Britain has reported a jump in daily COVID-19 cases to a record 22,961 after authorities said a technical issue left more than 15,000 test results not transferred into computer systems on time.
News of the glitch was likely to cast further doubt over the robustness of the national test-and-trace system Prime Minister Boris Johnson said would be “world-beating” but which has experienced repeated setbacks.
Sunday’s daily cases figure represented a dramatic jump from the 12,872 cases reported on Saturday.
The numbers were published hours behind schedule, just after a statement from Public Health England about the technical problem.
“Today and yesterday’s headline numbers are large due to the backlog of cases flowing through the total reporting process,” PHE said.
The issue, which was identified on Friday and has been resolved, left 15,841 cases not uploaded into reporting dashboards used by the National Health Service contact-tracing system.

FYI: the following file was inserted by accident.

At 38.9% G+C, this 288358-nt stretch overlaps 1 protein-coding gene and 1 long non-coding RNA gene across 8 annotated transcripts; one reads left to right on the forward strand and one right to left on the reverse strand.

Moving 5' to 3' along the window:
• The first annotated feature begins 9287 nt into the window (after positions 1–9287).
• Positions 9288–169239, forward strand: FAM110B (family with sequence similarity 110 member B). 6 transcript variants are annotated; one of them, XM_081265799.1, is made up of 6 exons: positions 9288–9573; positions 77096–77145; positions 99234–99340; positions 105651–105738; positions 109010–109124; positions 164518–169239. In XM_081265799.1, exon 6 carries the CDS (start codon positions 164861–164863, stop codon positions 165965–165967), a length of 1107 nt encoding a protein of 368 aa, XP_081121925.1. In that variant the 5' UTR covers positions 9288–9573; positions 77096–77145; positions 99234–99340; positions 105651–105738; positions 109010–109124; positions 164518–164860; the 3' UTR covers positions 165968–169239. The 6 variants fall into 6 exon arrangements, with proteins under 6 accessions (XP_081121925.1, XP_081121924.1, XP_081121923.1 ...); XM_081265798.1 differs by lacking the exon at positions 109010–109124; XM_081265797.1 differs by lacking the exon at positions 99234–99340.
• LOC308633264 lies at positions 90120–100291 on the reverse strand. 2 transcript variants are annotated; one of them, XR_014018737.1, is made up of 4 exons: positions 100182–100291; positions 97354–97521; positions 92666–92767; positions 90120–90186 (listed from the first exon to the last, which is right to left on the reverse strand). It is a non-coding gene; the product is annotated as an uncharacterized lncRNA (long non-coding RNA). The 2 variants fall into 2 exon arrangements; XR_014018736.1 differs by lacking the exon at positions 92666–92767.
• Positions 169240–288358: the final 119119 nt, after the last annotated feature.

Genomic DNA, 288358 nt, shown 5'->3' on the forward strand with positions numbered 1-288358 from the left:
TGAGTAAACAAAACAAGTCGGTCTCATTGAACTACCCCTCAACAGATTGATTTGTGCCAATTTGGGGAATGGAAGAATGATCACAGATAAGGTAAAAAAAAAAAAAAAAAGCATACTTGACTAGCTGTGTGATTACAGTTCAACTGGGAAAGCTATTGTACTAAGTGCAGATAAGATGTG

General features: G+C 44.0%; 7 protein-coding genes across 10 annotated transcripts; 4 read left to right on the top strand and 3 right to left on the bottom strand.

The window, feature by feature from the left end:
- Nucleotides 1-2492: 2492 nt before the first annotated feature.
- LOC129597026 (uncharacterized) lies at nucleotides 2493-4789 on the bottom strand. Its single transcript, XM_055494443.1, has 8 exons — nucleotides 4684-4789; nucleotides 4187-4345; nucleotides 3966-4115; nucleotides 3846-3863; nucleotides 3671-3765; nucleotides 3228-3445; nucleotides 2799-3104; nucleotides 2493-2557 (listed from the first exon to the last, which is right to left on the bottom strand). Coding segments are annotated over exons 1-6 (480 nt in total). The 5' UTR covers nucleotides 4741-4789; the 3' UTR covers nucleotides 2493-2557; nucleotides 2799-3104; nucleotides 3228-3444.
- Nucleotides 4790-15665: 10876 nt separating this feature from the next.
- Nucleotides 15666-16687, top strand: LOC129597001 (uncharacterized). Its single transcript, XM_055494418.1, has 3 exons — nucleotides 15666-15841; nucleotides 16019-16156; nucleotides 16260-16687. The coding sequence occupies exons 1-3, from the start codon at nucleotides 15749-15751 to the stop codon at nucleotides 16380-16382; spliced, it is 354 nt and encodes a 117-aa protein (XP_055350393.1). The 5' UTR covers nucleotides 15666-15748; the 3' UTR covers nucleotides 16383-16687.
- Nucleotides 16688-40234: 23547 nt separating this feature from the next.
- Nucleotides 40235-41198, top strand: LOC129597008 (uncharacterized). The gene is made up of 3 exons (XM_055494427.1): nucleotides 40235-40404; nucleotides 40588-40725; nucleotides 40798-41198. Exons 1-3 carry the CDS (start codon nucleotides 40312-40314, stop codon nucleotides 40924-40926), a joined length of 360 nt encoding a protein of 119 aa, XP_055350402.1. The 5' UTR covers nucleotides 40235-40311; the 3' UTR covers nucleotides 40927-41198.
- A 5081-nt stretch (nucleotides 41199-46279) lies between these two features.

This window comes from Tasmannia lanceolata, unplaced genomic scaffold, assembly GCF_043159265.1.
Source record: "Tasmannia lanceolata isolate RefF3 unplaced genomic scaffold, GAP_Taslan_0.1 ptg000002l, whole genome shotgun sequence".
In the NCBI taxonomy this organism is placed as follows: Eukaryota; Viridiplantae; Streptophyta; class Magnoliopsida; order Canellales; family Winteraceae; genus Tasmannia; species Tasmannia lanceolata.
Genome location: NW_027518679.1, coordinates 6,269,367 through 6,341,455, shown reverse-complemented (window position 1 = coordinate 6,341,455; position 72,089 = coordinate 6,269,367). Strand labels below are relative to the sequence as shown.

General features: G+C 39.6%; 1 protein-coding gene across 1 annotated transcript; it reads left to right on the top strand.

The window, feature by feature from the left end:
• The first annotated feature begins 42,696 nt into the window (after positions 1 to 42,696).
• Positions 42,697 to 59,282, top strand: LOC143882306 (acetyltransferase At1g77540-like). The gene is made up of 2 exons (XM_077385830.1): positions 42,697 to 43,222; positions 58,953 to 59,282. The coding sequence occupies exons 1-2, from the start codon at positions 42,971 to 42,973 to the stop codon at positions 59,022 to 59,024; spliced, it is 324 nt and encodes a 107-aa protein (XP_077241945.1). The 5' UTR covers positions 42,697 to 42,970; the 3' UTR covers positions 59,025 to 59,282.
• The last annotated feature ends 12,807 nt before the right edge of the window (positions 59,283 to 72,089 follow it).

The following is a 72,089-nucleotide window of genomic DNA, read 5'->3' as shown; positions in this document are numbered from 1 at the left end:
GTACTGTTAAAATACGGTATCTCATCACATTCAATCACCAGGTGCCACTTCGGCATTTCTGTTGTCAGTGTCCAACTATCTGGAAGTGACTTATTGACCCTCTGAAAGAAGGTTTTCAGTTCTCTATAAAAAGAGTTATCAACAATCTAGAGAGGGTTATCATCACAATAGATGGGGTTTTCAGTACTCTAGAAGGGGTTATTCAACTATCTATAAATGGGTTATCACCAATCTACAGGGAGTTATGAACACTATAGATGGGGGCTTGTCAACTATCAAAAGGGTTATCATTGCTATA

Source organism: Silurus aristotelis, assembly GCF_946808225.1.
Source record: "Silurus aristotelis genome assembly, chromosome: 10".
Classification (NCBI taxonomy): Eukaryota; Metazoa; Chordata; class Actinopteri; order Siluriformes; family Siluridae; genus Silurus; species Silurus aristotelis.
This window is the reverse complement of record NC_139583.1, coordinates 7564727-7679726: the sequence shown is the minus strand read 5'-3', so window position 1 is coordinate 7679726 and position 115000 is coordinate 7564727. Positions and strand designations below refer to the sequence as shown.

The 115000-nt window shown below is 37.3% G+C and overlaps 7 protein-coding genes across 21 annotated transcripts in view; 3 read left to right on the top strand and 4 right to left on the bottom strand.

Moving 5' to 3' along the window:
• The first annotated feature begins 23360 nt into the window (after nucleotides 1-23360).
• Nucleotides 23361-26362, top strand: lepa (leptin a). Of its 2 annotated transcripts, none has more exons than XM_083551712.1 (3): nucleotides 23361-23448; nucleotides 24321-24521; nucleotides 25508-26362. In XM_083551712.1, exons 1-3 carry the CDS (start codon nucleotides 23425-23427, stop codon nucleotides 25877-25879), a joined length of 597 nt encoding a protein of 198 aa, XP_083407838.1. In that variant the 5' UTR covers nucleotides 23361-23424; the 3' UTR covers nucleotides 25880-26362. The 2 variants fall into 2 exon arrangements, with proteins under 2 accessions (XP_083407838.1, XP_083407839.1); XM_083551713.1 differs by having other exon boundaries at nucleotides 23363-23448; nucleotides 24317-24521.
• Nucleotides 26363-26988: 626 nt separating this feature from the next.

“We fully understand the concern this may cause and further robust measures have been put in place,” said PHE interim chief executive, Michael Brodie.
The authority said all the people concerned had been given their results in a timely fashion and those with positive results had been told to self-isolate. But there are concerns the delay might mean that the contacts of those who had tested positive might not be been approached.
In terms of tracing the contacts of the infected people, PHE said the information had been transferred to the relevant systems over the weekend and contact tracers were working urgently to catch up.
Labour attacked the bungle.
“This is shambolic and people across the country will be understandably alarmed,” shadow health secretary Jonathan Ashworth said.
“[Health Secretary] Matt Hancock should come to the House of Commons on Monday to explain what on earth has happened, what impact it has had on our ability to contain this virus and what he plans to do to fix test and trace.”
Earlier, Mr Johnson warned it might be “bumpy through to Christmas” and beyond as Britain deals with coronavirus.
He told the BBC there was “hope” in beating the virus, and called on the public to “act fearlessly but with common sense”.